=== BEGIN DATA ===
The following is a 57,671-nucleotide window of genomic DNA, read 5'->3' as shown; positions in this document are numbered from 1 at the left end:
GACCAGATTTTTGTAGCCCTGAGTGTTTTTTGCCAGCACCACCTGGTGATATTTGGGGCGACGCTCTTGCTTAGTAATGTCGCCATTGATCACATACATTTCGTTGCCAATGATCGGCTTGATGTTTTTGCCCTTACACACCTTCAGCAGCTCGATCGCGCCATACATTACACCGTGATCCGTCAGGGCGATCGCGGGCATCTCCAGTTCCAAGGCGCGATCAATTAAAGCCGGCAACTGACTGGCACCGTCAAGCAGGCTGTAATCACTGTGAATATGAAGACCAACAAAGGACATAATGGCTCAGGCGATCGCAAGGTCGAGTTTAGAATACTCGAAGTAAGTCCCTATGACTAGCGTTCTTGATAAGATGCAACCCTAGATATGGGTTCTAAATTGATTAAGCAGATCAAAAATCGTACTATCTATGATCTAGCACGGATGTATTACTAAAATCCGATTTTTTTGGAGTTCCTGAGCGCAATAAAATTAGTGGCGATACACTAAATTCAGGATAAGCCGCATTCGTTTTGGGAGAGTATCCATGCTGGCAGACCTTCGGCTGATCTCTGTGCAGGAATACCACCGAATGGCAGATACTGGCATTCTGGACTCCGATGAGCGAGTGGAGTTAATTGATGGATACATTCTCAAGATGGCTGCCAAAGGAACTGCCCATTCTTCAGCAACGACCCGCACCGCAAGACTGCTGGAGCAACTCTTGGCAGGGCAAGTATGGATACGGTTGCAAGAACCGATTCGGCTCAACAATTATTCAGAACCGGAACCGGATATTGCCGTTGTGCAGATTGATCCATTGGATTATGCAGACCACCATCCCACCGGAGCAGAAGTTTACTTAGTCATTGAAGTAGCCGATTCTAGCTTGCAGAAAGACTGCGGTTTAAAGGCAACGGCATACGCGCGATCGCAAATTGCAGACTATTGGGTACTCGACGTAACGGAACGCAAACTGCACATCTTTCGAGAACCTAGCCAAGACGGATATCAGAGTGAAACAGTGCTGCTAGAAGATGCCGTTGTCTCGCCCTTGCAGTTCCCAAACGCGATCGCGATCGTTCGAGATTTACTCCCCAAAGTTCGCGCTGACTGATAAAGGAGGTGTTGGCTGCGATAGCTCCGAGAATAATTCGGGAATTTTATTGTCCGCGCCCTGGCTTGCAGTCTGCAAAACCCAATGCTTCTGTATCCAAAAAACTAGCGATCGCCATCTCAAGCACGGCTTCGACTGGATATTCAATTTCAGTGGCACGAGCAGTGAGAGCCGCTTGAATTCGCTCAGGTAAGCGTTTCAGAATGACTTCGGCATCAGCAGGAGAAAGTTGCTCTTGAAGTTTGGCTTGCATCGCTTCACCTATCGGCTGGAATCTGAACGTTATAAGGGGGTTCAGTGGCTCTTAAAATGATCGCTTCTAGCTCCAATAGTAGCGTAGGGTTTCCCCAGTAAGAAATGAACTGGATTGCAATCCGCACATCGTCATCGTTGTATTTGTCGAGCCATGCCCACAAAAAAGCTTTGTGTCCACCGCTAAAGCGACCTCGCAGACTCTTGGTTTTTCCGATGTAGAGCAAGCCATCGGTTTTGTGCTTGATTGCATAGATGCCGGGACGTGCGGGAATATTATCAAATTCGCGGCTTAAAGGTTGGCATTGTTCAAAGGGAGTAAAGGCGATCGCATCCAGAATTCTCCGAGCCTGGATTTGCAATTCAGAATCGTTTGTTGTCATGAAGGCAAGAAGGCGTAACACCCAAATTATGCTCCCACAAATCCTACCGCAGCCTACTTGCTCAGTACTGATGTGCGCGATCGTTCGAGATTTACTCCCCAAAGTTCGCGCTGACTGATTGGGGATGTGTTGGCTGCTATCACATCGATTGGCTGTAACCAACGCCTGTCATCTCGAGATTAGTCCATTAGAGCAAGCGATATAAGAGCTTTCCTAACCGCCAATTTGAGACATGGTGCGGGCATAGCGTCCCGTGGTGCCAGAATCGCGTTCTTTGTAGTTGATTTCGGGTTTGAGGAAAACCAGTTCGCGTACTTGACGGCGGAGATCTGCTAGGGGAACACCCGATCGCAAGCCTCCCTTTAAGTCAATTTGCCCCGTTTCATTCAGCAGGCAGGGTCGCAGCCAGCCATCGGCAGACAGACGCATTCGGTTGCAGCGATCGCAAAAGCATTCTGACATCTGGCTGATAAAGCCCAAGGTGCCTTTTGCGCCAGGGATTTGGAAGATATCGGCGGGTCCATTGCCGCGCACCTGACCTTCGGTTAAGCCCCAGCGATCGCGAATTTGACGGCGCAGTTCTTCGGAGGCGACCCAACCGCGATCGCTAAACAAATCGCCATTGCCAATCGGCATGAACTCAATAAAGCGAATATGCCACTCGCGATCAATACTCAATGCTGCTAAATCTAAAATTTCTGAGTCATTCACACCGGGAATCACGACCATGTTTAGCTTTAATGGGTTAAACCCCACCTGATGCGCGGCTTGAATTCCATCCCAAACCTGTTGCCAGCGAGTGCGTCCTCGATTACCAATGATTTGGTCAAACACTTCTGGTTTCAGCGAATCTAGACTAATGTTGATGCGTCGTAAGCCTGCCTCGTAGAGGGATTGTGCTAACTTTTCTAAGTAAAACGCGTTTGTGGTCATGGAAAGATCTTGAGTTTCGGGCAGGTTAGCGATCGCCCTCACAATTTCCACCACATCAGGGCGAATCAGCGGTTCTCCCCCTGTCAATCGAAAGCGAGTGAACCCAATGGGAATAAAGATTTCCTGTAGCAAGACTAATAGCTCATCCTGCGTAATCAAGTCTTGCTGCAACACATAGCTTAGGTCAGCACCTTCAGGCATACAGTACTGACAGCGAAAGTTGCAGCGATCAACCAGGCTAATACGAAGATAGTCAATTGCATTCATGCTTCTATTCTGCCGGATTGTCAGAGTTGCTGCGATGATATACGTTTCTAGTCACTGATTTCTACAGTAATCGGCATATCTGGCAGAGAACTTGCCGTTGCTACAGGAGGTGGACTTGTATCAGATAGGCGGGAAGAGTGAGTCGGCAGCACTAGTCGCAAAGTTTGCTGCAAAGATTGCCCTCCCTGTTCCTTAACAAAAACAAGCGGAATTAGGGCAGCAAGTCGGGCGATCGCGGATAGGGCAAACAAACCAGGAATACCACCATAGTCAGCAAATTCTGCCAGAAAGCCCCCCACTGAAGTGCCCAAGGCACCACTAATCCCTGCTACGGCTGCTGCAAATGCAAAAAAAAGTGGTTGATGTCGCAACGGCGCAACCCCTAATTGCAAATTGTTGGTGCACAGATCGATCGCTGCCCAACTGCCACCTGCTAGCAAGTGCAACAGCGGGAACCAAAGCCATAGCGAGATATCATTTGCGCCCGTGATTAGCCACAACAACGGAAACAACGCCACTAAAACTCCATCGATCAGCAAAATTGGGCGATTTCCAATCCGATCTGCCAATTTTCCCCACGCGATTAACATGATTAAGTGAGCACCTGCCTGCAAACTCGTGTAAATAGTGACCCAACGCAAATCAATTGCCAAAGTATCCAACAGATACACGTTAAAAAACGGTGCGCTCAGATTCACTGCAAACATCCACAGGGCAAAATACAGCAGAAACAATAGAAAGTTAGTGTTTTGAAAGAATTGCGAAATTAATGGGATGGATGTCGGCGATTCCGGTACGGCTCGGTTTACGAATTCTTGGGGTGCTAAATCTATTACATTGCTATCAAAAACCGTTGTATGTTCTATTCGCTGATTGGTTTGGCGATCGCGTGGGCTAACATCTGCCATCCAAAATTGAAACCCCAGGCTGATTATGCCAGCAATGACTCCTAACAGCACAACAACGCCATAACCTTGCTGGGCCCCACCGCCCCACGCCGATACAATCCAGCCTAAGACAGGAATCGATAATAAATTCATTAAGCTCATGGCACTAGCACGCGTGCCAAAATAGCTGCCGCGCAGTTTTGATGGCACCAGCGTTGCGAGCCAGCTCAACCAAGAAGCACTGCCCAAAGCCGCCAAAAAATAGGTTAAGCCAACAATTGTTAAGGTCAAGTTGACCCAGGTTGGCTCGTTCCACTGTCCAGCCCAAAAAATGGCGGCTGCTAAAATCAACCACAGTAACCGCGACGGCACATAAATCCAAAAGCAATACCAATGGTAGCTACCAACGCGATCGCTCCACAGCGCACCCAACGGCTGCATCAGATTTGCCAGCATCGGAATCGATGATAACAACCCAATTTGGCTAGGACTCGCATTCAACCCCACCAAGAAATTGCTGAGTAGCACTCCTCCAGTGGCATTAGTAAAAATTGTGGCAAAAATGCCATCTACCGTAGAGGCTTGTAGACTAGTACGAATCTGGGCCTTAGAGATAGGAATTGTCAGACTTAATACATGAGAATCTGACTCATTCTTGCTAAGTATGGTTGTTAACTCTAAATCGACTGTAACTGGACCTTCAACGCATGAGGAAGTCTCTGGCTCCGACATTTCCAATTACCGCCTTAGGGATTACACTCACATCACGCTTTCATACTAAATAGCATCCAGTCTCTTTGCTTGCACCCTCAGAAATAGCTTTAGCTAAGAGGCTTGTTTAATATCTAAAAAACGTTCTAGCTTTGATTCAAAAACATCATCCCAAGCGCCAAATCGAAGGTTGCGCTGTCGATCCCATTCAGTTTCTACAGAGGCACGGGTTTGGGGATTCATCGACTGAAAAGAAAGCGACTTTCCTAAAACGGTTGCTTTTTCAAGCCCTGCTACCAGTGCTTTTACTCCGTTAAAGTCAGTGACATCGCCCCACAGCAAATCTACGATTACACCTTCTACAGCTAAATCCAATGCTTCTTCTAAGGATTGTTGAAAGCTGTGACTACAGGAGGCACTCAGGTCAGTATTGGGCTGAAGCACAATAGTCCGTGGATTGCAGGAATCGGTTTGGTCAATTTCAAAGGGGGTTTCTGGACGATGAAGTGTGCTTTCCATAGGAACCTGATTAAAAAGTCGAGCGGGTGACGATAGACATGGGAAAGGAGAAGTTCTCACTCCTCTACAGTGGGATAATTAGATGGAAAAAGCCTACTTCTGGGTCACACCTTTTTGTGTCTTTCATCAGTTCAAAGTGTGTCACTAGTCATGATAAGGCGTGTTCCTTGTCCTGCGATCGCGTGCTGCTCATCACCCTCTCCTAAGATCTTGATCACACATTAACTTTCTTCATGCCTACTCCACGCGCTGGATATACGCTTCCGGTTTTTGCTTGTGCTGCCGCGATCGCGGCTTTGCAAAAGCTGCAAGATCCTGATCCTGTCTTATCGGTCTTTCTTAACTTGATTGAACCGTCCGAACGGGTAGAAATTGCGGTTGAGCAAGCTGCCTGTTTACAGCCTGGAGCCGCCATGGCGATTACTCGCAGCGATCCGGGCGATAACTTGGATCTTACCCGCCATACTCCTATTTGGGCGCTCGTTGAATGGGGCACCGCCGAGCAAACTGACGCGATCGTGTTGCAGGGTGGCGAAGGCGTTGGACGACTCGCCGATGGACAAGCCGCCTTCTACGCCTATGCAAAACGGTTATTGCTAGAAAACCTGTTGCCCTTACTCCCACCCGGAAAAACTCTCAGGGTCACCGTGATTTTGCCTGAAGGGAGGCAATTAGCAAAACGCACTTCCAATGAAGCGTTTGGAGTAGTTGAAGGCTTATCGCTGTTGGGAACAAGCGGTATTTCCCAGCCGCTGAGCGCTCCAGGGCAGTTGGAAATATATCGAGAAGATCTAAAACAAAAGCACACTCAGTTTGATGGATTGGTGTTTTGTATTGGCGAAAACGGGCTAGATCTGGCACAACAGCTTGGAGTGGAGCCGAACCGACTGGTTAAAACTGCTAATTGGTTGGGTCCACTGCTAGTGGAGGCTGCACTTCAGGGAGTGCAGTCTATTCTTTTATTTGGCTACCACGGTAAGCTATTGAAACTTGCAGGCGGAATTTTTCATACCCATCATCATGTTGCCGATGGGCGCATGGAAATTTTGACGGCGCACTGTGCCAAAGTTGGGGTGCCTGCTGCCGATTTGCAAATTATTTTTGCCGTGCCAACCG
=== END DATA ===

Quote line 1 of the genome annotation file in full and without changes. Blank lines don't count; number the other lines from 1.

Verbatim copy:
The following is a 57,671-nucleotide window of genomic DNA, read 5'->3' as shown; positions in this document are numbered from 1 at the left end: